Real illness, wrong diagnosis

By Dr. Batya L. Ludman, Psy.D., FT · Published November 20, 2015

People are often referred to my office because of complaints such as constant joint pain, debilitating fatigue, chronic gastrointestinal discomfort, sleep disturbances, “brain fog,” or a vague feeling of unwellness. Their doctors have found nothing unusual in their examination and all laboratory tests have come back normal. These patients and their physicians are frustrated by the lack of a definitive diagnosis.

Not fitting neatly into any diagnostic category, it is presumed that their problems have a largely psychosomatic component – are “all in their mind,” perhaps as a result of stress, anxiety or depression. Sadly, such patients have often been misdiagnosed, not taken seriously, and mislabeled, despite multiple visits to various doctors over many years. They may be perceived as malingering or hypochondriacal. For many, the symptoms are severely disabling, leaving them unable to study, work, sleep, do household activities or function outside their home. Relationships suffer; they may be isolated, have financial issues and appear depressed and anxious; they often feel helpless, hopeless and very unwell.

The pain and suffering of these patients is very real; medicine simply does not yet have a good explanation for what’s going on. Rather than hearing the patient and validating their concerns, doctors give what is meant to be reassurance that “all is okay” when the patients don’t feel okay at all. There are many known diseases clearly associated with chronic pain that have no physical findings for the doctor to see, and so the degree of pain the patient experiences is unappreciated. While it seems that there is indeed a biological basis for their unwellness, often medical knowledge is not yet sufficient to give these often vague and non-specific symptoms a consistent, agreed-upon diagnosis – and perhaps more importantly, an effective treatment plan.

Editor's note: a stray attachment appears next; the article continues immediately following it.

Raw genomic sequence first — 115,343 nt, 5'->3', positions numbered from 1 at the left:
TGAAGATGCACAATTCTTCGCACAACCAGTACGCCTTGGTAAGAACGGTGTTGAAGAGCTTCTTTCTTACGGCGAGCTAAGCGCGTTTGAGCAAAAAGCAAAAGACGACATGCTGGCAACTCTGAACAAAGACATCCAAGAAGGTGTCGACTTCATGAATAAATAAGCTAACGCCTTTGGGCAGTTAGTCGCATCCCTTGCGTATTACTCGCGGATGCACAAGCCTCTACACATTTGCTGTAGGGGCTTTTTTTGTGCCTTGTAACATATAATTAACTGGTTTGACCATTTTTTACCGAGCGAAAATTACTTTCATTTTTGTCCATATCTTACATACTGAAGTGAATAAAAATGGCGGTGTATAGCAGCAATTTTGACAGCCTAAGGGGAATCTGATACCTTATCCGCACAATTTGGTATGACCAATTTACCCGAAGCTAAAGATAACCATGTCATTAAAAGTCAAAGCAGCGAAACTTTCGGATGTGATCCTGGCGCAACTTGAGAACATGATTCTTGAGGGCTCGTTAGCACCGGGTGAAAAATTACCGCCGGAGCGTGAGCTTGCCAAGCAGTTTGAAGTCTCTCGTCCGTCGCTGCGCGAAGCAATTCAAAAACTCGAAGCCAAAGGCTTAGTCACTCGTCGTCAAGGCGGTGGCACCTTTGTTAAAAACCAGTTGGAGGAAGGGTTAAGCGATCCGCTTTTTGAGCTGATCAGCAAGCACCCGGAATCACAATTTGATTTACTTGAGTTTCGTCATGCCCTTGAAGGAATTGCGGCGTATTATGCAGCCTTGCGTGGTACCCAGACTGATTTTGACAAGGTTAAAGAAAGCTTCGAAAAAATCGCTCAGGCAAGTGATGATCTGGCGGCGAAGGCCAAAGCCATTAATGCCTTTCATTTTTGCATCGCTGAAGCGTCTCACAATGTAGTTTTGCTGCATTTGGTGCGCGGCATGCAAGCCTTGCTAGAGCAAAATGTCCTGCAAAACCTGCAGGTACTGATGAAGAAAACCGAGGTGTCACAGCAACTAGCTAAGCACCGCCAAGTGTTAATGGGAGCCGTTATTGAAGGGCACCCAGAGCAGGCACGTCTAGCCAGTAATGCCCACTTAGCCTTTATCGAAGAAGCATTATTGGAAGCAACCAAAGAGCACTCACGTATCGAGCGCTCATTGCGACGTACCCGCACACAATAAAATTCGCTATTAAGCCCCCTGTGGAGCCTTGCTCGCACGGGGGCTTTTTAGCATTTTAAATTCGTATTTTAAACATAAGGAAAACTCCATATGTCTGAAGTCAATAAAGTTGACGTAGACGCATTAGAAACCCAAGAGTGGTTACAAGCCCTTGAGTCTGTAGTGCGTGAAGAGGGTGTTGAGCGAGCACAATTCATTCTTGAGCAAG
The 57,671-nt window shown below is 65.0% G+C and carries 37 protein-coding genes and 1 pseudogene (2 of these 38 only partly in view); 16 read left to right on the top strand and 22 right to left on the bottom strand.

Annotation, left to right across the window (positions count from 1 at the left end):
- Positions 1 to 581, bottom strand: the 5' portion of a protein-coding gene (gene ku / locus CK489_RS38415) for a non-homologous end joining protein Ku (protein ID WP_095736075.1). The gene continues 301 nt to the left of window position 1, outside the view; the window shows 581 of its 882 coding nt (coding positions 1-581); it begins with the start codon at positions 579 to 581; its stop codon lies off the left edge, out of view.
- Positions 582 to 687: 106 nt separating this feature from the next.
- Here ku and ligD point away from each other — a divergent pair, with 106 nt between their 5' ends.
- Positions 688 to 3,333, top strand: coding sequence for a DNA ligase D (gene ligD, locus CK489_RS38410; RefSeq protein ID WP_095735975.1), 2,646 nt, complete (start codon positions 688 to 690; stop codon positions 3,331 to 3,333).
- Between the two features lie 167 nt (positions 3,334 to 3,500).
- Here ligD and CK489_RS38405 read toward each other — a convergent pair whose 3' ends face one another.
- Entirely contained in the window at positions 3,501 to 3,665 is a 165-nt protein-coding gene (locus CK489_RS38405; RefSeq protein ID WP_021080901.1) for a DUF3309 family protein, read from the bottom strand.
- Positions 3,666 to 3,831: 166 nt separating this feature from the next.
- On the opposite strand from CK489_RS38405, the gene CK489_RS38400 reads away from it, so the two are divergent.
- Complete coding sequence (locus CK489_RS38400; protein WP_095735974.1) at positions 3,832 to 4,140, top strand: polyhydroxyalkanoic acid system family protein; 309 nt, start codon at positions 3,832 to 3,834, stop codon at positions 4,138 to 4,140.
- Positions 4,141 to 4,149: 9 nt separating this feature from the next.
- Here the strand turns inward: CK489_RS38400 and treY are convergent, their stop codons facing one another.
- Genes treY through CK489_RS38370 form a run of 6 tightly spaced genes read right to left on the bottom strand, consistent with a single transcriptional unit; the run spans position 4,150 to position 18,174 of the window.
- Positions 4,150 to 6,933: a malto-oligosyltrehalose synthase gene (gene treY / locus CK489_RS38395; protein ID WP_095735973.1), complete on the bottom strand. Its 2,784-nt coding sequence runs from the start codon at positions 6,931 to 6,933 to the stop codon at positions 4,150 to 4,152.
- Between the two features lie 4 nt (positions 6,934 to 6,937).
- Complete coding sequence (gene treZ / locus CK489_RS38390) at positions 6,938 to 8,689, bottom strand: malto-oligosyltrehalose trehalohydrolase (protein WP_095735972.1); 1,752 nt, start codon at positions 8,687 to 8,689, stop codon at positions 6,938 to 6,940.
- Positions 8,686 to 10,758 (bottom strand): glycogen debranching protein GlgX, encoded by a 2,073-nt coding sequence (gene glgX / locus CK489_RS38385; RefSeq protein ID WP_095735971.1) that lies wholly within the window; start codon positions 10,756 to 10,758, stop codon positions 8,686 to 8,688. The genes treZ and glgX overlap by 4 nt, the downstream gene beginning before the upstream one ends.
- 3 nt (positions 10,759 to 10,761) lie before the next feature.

As with many other diagnoses, when we cannot actually “see” evidence of the pain (redness or swelling, for example), the first essential step is acknowledging that it exists, and that their broad array of symptoms may be suggestive of one of a number of different specific diagnoses. For many patients who have endured multiple physician visits over many years, to finally have their cluster of symptoms recognized as being suggestive of a specific diagnosis – legitimized rather than trivialized – is a major breakthrough and is in itself a first step in providing reassurance, validation and acknowledgment that they are not crazy.

Typically the psychological features of the patient’s “invisible illness” are the result of, and not the cause of, their other symptoms. Having worked in a rheumatology clinic for several years, I am aware of how a delayed diagnosis often leads to anxiety, anger, and frustration, which frequently results in years of deep sadness and mental anguish for the entire family, all the while being told that nothing physical is wrong with the patient. That we don’t see abnormalities or understand the underlying mechanisms of disorders like chronic fatigue syndrome, fibromyalgia, chronic pelvic pain syndrome or irritable bowel syndrome does not mean these are not real diseases with real symptoms.